GREEN BAY, Wis. (WFRV) – The year is 1. Jesus Christ is coming up on his first birthday. In Egypt, the Pharaoh’s family tries to figure out a way to mark the day.

That is nut for the story of Let Me Be Frank Productions’ 2021 edition of “A Frank’s Christmas.”

Very different.

The show troupe adds songs to the story. Most of the titles have been around for years and years. In this show, most are contemporary interpretations. The lyrics mostly are the same; the styles are of a kind of rock genre – which may account for the extra volume in this show’s music presentation.


The show turns around faith. Words and philosophies found in church surface regularly. Troupe namesake Frank Hermans even makes statements for living along the line of we should all get along and respect one another.

Very different.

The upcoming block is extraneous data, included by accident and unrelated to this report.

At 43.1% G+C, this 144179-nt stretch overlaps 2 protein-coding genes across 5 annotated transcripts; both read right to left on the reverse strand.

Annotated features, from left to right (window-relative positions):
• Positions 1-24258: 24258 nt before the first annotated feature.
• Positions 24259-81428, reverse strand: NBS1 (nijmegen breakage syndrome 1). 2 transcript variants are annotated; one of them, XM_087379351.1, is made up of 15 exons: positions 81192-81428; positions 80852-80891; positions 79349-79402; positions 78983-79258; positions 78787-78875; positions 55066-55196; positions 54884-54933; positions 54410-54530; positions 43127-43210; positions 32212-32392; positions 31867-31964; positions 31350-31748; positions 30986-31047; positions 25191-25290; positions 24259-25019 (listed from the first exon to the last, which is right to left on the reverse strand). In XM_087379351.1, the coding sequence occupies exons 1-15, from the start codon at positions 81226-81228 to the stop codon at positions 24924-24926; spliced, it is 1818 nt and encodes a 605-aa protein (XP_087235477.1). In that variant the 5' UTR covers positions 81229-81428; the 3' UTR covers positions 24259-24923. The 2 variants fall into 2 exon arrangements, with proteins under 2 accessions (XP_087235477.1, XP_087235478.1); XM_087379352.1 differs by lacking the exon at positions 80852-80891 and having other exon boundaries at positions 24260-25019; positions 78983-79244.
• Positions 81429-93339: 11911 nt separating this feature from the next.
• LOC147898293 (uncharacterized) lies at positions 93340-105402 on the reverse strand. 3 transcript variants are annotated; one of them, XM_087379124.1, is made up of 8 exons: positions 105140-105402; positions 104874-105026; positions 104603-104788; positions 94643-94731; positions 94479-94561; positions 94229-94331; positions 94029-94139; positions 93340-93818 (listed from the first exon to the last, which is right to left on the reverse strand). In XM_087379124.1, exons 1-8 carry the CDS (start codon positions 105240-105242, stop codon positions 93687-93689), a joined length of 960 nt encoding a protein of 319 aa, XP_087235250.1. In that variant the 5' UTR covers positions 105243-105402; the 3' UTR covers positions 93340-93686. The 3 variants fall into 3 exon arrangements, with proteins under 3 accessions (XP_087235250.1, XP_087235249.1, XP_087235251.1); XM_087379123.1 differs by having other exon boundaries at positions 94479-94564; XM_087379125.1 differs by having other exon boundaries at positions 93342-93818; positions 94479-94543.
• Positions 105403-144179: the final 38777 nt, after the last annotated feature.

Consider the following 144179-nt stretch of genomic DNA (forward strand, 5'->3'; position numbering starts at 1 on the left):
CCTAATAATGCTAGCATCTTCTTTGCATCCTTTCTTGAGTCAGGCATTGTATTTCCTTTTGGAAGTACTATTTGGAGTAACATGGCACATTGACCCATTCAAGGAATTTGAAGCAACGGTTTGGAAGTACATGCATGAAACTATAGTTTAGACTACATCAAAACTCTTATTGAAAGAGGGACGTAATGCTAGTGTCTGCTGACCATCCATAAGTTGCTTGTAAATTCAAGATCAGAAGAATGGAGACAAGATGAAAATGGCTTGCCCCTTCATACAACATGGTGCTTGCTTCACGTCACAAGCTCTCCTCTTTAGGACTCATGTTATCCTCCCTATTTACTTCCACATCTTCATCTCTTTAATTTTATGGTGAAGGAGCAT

In its quest for originality in entertainment, Frank’s again hits the mark.

In this show, there is a story as usual with Frank’s. But there are no segues – plays with words that lead into songs. There’s talk and jokes and the development of plotting in the Pharaoh’s family, but then another Christmas song is performed.

The lineup seems to have this concept for the singers: What are the Christmas songs by your favorite artists that you would like to sing? The singers sing songs in the style they are comfortable in. Included are the edgy Jars of Clay for “O Little Town of Bethlehem” for Zach Hibbard among the younger performers and a power-voice Elvis Presley version of “It Came Upon a Midnight Clear” for Frank Hermans.

To this technicolor aural display, the band adds a Trans-Siberian Orchestra steroid version of Christmas as an instrumental.

In the second half of the show, traditional stylings surface as in Lisa Borley’s soaring “Ave Maria” and Amy Riemer’s embracing “Silent Night.”